Have you ever felt that Keap’s reporting was lacklust, or just plain weak? Lots of people have.
I’ve heard that sentiment more than a few times.
It’s clunky, I’ll give you that. But I think that Keap’s reporting is actually much more powerful than most people give it credit for. In fact, I think that in all my years of working with Keap, formerly Infusionsoft, I can only think of three or four instances in which I truly couldn’t find the information I was looking for.
Backstory and context:
And if you want something more robust, there are tools like Graphly out there. I’m not trying to undermine or discredit any of the other resources out there, I just want to share a free trick of mine in case it helps you find the information you need faster or easier.
Okay, no more beating around the bush: Tags.
Yup, tags are the secret.
I use tags to give me nearly any number of stand-alone metrics that I want.
“But Greg, I already have a lot of tags.”
No big deal, you’re gonna have a few more.
Listen, you can’t have “too many” tags, you can only have tags that mean something to you, and tags that don’t. If you have tags that aren’t carrying valuable information – then yeah, maybe you should tidy those up. But if you have thousands of tags and they all carry meaningful data, then you’re doing just fine.
Lemme show you how I use tags for reporting by way of an example:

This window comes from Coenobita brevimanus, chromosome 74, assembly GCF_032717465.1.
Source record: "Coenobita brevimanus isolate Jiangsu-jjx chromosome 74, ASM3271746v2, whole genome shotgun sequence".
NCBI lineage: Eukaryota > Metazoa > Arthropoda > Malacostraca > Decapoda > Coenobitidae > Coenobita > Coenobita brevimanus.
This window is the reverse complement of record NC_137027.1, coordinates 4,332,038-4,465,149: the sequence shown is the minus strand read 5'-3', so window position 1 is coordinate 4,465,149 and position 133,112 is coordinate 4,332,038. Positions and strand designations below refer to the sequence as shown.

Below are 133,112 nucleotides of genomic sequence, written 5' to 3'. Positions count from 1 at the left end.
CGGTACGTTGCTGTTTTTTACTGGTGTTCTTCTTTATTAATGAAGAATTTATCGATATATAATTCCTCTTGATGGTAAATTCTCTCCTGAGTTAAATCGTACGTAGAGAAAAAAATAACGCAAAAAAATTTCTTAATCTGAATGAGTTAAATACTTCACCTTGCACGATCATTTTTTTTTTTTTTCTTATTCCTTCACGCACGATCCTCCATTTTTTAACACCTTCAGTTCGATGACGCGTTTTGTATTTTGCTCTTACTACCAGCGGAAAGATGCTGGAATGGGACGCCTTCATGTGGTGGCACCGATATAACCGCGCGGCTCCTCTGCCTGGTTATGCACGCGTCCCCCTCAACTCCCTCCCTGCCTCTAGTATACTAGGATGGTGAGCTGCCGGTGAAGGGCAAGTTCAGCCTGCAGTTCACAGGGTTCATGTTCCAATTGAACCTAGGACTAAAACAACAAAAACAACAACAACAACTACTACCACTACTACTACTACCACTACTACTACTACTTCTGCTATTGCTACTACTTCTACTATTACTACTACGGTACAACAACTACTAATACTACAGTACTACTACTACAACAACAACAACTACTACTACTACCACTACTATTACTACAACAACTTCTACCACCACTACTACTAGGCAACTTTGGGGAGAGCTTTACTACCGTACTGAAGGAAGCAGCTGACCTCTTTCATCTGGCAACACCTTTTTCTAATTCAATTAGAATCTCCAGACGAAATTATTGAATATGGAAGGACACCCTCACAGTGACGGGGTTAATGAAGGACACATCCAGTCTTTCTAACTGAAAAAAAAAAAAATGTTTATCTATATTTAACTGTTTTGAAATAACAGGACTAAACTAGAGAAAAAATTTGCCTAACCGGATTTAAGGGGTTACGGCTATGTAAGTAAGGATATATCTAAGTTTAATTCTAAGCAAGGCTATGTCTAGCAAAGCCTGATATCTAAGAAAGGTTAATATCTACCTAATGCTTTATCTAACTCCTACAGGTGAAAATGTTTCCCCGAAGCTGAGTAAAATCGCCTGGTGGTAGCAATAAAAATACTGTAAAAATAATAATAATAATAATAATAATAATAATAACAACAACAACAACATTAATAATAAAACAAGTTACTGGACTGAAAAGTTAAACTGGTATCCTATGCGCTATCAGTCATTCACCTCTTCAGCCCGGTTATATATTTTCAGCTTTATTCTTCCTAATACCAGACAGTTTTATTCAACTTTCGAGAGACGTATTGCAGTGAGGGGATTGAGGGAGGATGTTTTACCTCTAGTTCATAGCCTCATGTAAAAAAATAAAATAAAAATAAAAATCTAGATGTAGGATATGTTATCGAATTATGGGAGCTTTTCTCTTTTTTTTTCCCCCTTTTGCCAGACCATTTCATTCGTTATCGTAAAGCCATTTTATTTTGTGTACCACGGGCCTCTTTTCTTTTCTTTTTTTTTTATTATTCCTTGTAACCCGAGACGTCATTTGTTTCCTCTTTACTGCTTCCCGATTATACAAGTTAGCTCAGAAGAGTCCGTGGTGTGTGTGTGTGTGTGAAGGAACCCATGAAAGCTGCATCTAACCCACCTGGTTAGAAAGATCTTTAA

Let’s say that when you log in, you want to know how many sales you made last week. In fact, let’s say you want to know how many sales you’ve made each week for the last four weeks, and you want that data right when you log in, every single time.
Well, you can use the All Sales Report or Payments Report, but your only date criteria for those reports is a static date range. So, if I wanted to find out how many sales I made last week, or the three weeks before, I’d have to run the report four different times. And even then I still couldn’t save it because the calendar dates are static, and so the reports wouldn’t update, and in a week I’d have to come back in and run another report for the current week. Garbage. Not gonna work.
So, maybe you get a little creative, and you decide to use an Order Search. The orders section allows you to use some different date range logic. Now we’ve got the ability to run searches for any orders and use some dynamic date ranges.